A trio of books about doomsday and disaster
The list of disasters that threaten life on Earth is long and varied. The list of books that have been written about such disasters, however, is even longer. With what is, in retrospect, spectacularly bad timing, we picked this month to review a trio of recent books that explores the science of disasters. Of the three, Armageddon Science: the Science of Mass Destruction is the most conventional. In it, the science writer Brian Clegg presents a tour of the science and history behind numerous possible doomsday scenarios, ranging from the unlikely (antimatter bombs and planet-eating black holes) to the all too real (climate change). Not all of them are covered in the same depth. For example, tsunamis, earthquakes, asteroid impacts, supervolcano eruptions, alien invasions and irradiation by interstellar gamma-ray bursts are all crammed into a mere 26 pages. In contrast, the chapter on nuclear weapons takes up almost a quarter of the book, and sections on nanotechnology and climate change are also relatively meaty. One reason for this emphasis may be the author’s own background: Clegg is a physicist by training, and he seems more at home with physics-related disasters than he does with geological ones. However, as the book’s thoughtful introduction and conclusion make clear, Clegg is also primarily interested in disasters that are in some sense caused by science, not merely explained by it. Noting that Marie Curie died of radiation-induced leukaemia, he observes that “scientists don’t always have a great track record in keeping themselves and others safe”. Apparently callous attitudes such as these – which Clegg links, tenuously, to the fact that many scientists exhibit mild symptoms of autism – have a detrimental effect on the way outsiders perceive the scientific community.
• 2010 St Martins Press £18.99/$25.99hb 304pp
A scientific conspiracy?
Large-scale US government support of scientific research was born in the Second World War. To keep federal dollars flowing in peacetime, scientists have repeatedly spread alarms about natural disasters such as asteroid impacts and climate change – the solutions to which, inevitably, involve more government-funded research. This, at least, is the argument put forward by James Bennett in The Doomsday Lobby: Hype and Panic from Sputniks, Martians, and Marauding Meteors. As this synopsis indicates, Bennett, a political scientist at George Mason University in Virginia, is actively hostile to government support of scientific research – or, as he terms it, “the federal appropriation dole”. However, readers who are thick-skinned enough to withstand repeated insults will find a few atoms of truth inside Bennett’s layers of anti-government ideology. As he points out, state-funded science is not always a benign matter: it has also meant despoiling large swathes of the American West with dams, subsidized mining and weapons testing. Moreover, it is true that in former times, science functioned tolerably well without state support. As Bennett describes in the book’s opening chapters, the rise of US astronomy in the early 20th century was funded almost entirely by philanthropists. Yet his privately funded scientific utopia has a fundamental flaw. One of the anecdotes he uses to describe it concerns a 19th-century “Society for the Diffusion of Useful Knowledge”, which built itself an observatory after selling more than 300 memberships at $25 each. That may sound commendably egalitarian, but it is worth noting (as Bennett does not) that when the observatory opened in 1845, $25 was worth as much to the average person as $12,300 is today, as measured by per capita GDP. The fact is that before the late 19th century, scientists were, overwhelmingly, either aristocrats or people who could persuade aristocrats to back them financially. Is that really a better system?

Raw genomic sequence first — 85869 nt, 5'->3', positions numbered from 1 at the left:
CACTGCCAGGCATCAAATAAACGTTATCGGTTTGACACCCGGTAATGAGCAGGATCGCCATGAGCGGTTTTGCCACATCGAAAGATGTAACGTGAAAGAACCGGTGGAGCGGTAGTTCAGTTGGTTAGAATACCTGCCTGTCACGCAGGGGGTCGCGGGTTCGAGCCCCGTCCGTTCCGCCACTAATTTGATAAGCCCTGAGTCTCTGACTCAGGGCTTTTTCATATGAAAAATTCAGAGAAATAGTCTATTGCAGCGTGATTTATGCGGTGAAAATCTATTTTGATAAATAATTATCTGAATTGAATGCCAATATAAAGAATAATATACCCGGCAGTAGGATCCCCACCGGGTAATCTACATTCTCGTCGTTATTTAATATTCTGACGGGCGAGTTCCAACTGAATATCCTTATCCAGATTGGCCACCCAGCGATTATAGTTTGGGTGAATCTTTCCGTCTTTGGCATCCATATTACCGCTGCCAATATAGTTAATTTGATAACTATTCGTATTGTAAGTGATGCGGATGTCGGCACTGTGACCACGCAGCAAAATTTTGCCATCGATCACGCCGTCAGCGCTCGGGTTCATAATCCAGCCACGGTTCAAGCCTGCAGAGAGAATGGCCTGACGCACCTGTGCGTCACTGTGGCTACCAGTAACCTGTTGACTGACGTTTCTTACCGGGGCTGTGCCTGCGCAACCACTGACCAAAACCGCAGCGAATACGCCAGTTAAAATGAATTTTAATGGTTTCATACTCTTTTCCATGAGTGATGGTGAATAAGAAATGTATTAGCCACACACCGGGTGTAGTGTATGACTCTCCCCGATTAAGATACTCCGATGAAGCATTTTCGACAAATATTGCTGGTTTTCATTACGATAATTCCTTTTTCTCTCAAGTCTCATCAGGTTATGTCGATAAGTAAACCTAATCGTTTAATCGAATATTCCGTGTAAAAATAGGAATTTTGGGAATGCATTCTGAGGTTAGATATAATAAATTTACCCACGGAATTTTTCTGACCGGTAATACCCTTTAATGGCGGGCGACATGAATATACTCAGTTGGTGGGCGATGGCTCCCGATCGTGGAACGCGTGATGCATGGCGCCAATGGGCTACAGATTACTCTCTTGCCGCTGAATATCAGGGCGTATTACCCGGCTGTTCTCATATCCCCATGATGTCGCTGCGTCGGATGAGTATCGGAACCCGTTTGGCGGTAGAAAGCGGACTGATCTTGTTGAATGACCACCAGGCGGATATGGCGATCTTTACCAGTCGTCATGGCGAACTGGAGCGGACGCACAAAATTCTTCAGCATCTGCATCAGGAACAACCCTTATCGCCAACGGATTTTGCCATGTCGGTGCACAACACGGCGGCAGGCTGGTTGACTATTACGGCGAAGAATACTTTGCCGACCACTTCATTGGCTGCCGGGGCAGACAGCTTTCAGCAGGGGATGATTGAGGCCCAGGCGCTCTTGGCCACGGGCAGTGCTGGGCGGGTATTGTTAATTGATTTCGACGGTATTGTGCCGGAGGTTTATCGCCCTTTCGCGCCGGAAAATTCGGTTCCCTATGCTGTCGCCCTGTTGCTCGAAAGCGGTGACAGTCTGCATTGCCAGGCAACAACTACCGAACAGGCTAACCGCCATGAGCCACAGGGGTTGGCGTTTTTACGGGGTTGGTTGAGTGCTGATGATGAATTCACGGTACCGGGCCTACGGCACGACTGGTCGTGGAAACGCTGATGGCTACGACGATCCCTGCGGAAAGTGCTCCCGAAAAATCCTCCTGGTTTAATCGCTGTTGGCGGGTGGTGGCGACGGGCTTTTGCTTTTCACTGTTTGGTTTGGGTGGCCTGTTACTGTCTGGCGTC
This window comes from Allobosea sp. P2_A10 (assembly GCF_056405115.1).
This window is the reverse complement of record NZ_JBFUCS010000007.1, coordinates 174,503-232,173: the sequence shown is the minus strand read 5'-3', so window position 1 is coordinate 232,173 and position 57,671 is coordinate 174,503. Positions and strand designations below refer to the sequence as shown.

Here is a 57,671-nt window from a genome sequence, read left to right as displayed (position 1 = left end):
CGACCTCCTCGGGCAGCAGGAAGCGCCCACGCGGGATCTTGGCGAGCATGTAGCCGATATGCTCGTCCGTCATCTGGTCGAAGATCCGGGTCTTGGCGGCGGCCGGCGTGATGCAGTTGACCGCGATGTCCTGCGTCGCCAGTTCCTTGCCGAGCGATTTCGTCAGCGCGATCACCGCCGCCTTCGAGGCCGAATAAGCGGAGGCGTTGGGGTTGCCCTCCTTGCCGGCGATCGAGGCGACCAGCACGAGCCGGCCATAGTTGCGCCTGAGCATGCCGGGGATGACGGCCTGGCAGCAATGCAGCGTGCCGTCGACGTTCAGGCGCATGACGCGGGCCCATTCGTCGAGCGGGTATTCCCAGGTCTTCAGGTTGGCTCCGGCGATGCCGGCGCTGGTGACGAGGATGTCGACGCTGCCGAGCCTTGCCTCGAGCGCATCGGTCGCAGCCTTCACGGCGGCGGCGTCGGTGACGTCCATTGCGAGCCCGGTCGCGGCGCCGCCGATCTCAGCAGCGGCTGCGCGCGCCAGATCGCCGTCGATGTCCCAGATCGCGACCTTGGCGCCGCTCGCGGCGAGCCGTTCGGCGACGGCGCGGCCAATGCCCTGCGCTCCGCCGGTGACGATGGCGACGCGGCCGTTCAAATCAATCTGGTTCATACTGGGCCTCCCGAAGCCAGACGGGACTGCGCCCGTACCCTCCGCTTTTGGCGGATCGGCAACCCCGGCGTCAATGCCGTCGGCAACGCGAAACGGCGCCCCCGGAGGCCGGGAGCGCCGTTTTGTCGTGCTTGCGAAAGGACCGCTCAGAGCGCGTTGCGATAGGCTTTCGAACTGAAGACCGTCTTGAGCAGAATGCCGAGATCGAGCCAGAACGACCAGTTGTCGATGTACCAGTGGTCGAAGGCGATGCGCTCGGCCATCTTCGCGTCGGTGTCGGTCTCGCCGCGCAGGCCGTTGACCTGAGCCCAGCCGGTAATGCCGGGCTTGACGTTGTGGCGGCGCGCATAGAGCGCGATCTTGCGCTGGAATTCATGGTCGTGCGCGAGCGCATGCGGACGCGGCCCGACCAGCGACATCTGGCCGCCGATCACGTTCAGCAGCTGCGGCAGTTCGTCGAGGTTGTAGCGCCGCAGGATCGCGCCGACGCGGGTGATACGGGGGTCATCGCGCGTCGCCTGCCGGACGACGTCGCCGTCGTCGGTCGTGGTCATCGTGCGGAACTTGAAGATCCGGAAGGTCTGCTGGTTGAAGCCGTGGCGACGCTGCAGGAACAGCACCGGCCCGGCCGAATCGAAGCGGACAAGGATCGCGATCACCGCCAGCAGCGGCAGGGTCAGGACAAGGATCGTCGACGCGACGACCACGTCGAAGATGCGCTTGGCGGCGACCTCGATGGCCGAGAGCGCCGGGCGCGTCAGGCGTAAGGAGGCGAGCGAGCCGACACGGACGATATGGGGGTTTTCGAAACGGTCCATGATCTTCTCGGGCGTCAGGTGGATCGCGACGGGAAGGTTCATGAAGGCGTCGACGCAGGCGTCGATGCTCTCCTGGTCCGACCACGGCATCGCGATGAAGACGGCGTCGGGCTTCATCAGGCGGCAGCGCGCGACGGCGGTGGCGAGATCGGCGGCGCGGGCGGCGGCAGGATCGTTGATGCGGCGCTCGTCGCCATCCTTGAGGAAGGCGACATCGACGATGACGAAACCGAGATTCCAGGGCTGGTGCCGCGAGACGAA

• 2010 Springer £22.99/$24.95pb 200pp
Things fall apart
What do the Tay Bridge disaster, a tense family game of Monopoly and the loss of vegetation in the Sahara have in common? According to Bristol University physicist Len Fisher, who uses each of them as examples in his book Crashes, Crises and Calamities, they all have something to tell us about “critical transitions”, which occur when a system “abruptly, without apparent warning…jump[s] to a very different state”. Sometimes, such transitions are obvious, as in the 1879 collapse of the rail bridge across Scotland’s Tay estuary, or a player overturning a Monopoly board in frustration. Others, such as desertification, are more subtle, and are preceded by characteristic signs that can – if properly interpreted – alert observers to impending change. The key point, Fisher writes, is that “to anticipate and deal with such disasters, we need to be able to predict the changeover point”. His book outlines three overlapping approaches for doing this. One of them, catastrophe theory, classifies transition-prone systems into distinct mathematical types – including one, the “cusp catastrophe”, that has variously been used to explain love–hate relationships and the behaviour of cornered dogs. The second approach, computer modelling, is useful for predicting the outcome of complex situations, while the third focuses on early-warning signs such as fluctuations in the population of an animal species. It is all fascinating stuff, even if the threads that bind Fisher’s examples together sometimes seem weak.
• 2011 Basic Books £13.99/$23.95hb 256pp